Bushfires caused $1 million in stock losses in NSW before the heatwave threat spread north and brought a temporary easing of furnace conditions.
Authorities breathed a sigh of relief as the gravest day of fire threat in the state's history passed on Tuesday with no one killed or injured, and just one house lost - near Cooma in the Kybeyan Valley in southern NSW.
But 135 fires remained alight on Wednesday, 30 of them uncontained, after burning through a total area of 345,000 hectares.
On Wednesday evening, 30 fires continued to burn uncontained, with NSW Rural Fire Service crews focusing on a fire with a 44km perimeter at Dean's Gap near Nowra, a 16,000 hectare scrub fire near Yass and a 9000-hectare blaze in the Kybeyan Valley, near Cooma.
More than 151 firefighters and 27 trucks are working to contain the Dean's Gap fire burning to the south of Sussex Inlet Road, near Shoalhaven, which is a potential threat to the village of Sussex Inlet and the township of Wandandian.
Meanwhile, police are investigating a fire near Lithgow which has destroyed about 40,000 hectares, which may have been deliberately lit.
So far, five people - including three teenagers - have been charged in relation to starting fires across the state.
One, a 76-year-old man, is alleged to have started a bushfire after using his angle grinder near Mudgee.
Cooler weather in southern NSW helped an estimated 2000 firefighters stay on top of a volatile situation on Wednesday, but authorities are gearing up for a busy weekend, with sweltering conditions forecast to return on Friday.
The cool reprieve was expected to be short-lived, with temperatures forecast to climb back over 40 degrees on Friday.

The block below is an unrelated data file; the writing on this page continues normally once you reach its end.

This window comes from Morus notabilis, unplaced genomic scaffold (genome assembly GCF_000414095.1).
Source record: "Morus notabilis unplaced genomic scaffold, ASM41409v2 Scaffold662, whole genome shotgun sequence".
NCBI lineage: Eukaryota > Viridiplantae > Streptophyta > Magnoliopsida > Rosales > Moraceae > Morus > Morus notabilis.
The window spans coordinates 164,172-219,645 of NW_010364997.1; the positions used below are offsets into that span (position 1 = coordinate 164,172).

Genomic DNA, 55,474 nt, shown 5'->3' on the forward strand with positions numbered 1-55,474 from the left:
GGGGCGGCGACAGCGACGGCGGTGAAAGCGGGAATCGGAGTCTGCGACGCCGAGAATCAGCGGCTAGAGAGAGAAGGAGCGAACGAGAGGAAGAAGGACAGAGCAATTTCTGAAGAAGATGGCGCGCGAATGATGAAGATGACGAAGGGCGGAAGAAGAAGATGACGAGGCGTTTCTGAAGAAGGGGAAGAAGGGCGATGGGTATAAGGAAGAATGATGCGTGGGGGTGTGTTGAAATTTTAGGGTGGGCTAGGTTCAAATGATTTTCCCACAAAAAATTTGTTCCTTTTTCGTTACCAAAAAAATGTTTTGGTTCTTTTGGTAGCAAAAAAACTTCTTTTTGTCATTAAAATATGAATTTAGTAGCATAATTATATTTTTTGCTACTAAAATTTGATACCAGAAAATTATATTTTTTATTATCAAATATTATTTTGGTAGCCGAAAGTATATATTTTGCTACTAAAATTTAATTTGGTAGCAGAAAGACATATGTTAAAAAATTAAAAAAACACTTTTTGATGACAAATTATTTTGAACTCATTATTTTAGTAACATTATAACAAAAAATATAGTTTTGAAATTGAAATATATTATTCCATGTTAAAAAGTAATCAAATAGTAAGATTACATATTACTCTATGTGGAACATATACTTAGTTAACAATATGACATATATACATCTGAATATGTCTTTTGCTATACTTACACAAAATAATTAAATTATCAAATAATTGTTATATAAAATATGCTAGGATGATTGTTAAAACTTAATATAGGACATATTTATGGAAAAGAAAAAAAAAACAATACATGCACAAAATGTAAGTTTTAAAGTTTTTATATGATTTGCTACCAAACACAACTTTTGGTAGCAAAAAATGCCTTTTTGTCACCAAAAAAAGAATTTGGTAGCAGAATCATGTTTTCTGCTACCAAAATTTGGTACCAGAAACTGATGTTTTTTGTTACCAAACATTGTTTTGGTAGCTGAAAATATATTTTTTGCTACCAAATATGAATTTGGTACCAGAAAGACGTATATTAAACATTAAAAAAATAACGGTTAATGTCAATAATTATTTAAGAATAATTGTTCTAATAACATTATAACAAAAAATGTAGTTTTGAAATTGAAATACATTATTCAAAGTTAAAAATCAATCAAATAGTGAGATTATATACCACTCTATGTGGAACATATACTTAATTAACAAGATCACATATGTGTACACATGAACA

NSW Rural Fire Service (RFS) Deputy Commissioner Rob Rogers said authorities were braced for more dangerous conditions over the weekend.
"We're looking at deteriorating weather on Friday, Saturday and Sunday. So the temperatures will be elevated again," he told reporters in Sydney.
"We're going to go into another hot spell and we're looking at potentially three days of that."
The bushfire threat made its way towards northern NSW on Wednesday, but Mr Rogers said authorities were pleased that conditions had not deteriorated as feared.
"We've had the high temperatures in the north of state, but we simply have not had the fire activity that we got in the southern part of the state yesterday."
Premier Barry O'Farrell said the fact that Tuesday had passed without loss of life or homes was a "remarkable tribute" to the planning of the RFS and other emergency services.
He said an estimated 10,000 sheep had been lost in the Yass shire alone, equivalent to $1 million of losses to farmers.
NSW had learned from the devastating 2009 Victorian fires, Mr O'Farrell said on a tour of the Yass shire.
"Whether it's the neighbourhood safety places, the early warnings, the bushfire survival plans and the clarity around whether to come and whether to go, we have learned those lessons," he said.
As three teenage boys charged with deliberately lighting a fire in Sydney's west were released on bail, Mr O'Farrell backed a suggestion from Yass Shire mayor Rowena Abbey that firebugs should be made to face the terrible consequences of fires.
Ms Abbey said arsonists should be made to help put down animals injured in fires they lit.
Mr O'Farrell said he was angry and expressing "community frustration" that the three teenagers were released immediately.
"I still think that keeping them in overnight, for two nights, might have helped sink the message in," he said.
NSW residents in 37 communities fire-affected communities will be able to access emergency natural disaster assistance.